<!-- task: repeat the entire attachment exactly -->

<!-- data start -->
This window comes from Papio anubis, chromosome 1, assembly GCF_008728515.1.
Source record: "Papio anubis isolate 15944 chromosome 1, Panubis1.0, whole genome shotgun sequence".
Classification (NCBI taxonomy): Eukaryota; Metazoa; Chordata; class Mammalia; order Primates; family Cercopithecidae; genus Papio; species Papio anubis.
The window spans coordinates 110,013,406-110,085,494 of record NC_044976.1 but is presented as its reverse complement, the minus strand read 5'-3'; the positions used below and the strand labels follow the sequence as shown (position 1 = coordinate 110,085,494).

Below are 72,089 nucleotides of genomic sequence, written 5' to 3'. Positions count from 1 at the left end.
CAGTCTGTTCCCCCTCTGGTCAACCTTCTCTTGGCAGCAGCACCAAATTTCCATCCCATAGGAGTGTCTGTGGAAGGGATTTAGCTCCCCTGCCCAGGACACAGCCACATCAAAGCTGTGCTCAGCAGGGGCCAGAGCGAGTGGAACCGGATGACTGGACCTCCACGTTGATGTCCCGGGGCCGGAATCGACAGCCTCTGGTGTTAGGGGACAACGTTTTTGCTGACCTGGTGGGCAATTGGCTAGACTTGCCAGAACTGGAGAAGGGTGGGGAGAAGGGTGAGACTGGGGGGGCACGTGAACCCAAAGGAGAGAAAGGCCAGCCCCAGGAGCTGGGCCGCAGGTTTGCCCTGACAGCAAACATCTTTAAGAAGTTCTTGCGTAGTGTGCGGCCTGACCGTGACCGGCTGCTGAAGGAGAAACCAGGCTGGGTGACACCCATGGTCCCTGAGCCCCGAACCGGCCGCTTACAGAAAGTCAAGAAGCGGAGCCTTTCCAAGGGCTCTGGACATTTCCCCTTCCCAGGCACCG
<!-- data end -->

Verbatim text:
This window comes from Papio anubis, chromosome 1, assembly GCF_008728515.1.
Source record: "Papio anubis isolate 15944 chromosome 1, Panubis1.0, whole genome shotgun sequence".
Classification (NCBI taxonomy): Eukaryota; Metazoa; Chordata; class Mammalia; order Primates; family Cercopithecidae; genus Papio; species Papio anubis.
The window spans coordinates 110,013,406-110,085,494 of record NC_044976.1 but is presented as its reverse complement, the minus strand read 5'-3'; the positions used below and the strand labels follow the sequence as shown (position 1 = coordinate 110,085,494).

Below are 72,089 nucleotides of genomic sequence, written 5' to 3'. Positions count from 1 at the left end.
CAGTCTGTTCCCCCTCTGGTCAACCTTCTCTTGGCAGCAGCACCAAATTTCCATCCCATAGGAGTGTCTGTGGAAGGGATTTAGCTCCCCTGCCCAGGACACAGCCACATCAAAGCTGTGCTCAGCAGGGGCCAGAGCGAGTGGAACCGGATGACTGGACCTCCACGTTGATGTCCCGGGGCCGGAATCGACAGCCTCTGGTGTTAGGGGACAACGTTTTTGCTGACCTGGTGGGCAATTGGCTAGACTTGCCAGAACTGGAGAAGGGTGGGGAGAAGGGTGAGACTGGGGGGGCACGTGAACCCAAAGGAGAGAAAGGCCAGCCCCAGGAGCTGGGCCGCAGGTTTGCCCTGACAGCAAACATCTTTAAGAAGTTCTTGCGTAGTGTGCGGCCTGACCGTGACCGGCTGCTGAAGGAGAAACCAGGCTGGGTGACACCCATGGTCCCTGAGCCCCGAACCGGCCGCTTACAGAAAGTCAAGAAGCGGAGCCTTTCCAAGGGCTCTGGACATTTCCCCTTCCCAGGCACCG